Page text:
If All Else Fails, Try Brute Force…

A while ago, I posted on how happy I was with the new People Picker for MemoryMiner 2.0: I spent a lot of time refining it, since this is something that is at the very core of using the application. About a month ago, I took the pan & zoom engine that I had rewritten using Core Animation and married it to the annotation view. This is great because you get immediate feedback as to the best place for creating a selection marker.

Things were great… Until.

Turns out mixing layer hosting views (i.e. the pan & zoom) with layer backed views (i.e. the People Picker view) can lead to some nasty side effects, if the layer backed view happens to contain any NSScrollViews, which of course is the case with the People Picker, since it contains a table view with potentially a lot of items. To show what I mean, have a look at the screen movie below, and notice how the the table items fade in and out as the scrolling takes place:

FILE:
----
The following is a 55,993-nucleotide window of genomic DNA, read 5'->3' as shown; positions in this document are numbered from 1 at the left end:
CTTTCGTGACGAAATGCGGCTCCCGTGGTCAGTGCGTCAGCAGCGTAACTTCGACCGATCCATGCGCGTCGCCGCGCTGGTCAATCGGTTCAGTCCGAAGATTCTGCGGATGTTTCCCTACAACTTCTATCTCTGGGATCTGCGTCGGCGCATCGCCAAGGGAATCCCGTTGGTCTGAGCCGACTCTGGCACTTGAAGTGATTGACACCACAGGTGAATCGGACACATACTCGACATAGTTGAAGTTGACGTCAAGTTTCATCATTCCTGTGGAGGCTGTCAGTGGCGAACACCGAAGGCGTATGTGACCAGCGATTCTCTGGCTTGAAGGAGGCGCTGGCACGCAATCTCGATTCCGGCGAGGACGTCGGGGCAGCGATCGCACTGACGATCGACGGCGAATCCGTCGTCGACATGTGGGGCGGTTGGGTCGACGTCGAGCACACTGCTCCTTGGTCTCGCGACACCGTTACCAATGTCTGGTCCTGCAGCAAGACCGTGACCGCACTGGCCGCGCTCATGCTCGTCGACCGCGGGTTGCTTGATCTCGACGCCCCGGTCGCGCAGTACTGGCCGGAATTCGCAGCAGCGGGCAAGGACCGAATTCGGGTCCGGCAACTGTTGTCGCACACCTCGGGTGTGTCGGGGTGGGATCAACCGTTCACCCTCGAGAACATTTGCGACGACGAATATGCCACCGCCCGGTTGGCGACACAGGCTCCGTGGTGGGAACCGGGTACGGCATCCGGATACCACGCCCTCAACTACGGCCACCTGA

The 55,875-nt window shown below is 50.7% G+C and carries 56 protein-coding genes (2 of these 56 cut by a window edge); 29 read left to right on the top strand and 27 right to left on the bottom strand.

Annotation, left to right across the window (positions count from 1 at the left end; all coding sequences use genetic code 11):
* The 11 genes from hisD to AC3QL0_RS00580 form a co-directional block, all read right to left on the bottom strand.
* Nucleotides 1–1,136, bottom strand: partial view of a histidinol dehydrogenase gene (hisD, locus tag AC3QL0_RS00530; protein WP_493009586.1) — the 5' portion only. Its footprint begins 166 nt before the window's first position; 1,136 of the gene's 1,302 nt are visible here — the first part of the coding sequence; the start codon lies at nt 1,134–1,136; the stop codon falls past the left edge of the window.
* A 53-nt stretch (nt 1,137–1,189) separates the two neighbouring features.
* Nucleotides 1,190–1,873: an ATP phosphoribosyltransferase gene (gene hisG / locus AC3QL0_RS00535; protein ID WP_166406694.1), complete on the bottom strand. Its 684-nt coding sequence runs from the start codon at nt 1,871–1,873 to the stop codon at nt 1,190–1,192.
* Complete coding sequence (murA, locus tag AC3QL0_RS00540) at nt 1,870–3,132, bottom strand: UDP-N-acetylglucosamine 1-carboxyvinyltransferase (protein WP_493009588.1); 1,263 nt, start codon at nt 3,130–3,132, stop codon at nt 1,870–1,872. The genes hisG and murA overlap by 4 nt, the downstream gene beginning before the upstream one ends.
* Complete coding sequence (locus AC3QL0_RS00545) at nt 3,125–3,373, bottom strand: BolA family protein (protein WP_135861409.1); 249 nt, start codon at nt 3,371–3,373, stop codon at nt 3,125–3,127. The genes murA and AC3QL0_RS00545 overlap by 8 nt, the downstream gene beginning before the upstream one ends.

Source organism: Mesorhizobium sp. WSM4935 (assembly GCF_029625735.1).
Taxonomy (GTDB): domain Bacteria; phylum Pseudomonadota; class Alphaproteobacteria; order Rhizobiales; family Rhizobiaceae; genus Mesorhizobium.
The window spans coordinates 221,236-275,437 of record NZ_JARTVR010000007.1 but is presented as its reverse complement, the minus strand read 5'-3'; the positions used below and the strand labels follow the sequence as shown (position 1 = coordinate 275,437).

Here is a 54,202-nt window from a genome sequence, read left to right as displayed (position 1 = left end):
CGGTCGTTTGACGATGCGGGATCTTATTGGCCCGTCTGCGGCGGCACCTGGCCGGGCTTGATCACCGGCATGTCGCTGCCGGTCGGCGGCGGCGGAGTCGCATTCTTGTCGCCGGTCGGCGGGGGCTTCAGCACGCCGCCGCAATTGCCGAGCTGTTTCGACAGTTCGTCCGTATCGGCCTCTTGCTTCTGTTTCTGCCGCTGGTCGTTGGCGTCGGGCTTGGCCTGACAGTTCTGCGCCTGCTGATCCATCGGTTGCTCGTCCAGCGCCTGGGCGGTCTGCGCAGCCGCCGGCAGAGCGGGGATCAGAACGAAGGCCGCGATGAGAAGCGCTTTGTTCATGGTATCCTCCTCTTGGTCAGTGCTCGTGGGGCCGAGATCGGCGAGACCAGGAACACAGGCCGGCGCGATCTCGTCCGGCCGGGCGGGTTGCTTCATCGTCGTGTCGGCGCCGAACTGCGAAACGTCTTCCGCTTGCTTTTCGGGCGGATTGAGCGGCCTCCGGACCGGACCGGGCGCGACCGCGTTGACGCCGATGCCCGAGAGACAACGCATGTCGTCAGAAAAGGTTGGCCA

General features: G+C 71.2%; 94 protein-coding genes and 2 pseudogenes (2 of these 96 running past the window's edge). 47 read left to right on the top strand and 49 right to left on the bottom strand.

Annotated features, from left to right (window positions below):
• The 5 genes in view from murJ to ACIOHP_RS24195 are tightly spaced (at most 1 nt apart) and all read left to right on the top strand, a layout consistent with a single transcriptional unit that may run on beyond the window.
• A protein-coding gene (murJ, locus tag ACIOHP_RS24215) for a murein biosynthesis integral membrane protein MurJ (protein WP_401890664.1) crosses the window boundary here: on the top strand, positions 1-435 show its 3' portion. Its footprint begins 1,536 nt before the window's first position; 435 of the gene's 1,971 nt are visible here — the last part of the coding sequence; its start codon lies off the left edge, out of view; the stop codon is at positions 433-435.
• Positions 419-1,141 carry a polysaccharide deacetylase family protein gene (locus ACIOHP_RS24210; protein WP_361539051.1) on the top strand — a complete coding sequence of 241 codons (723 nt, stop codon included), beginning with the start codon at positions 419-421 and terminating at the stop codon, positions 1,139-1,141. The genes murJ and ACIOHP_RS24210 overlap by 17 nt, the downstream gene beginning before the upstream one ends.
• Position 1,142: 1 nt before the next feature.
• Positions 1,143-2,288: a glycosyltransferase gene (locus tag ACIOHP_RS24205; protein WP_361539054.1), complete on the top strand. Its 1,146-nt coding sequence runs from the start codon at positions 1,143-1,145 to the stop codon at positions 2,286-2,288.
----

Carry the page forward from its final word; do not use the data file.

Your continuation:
Horrid, no?

By comparison, here’s another screen movie showing the original behavior, before I was mixing layer hosting and layer backed views:

The fundamental problem is, you have no control over the animation that is automatically created to fade in the sections of the scroll view. Bummer.

Over the course of a few weeks, I spent more time than I care to think about asking the smartest people I know how to get around this problem. I came up empty. Finally, a request to Apple DTS returned the suggestion of re-writing the table view using CALayers: thanks, but no thanks!

In the end, I ended up punting, and letting the Window Server deal with the problem. That’s right: I created a transparent window to host the view with the scrolling NSTableView, and added it as a child window of my application window. It took some fiddling to get the positioning right, and to deal with a number of other issues related to mouse tracking, but it all works now.

A real pain in the ass, but dare I say worth it. Sometimes a little brute force does the trick.

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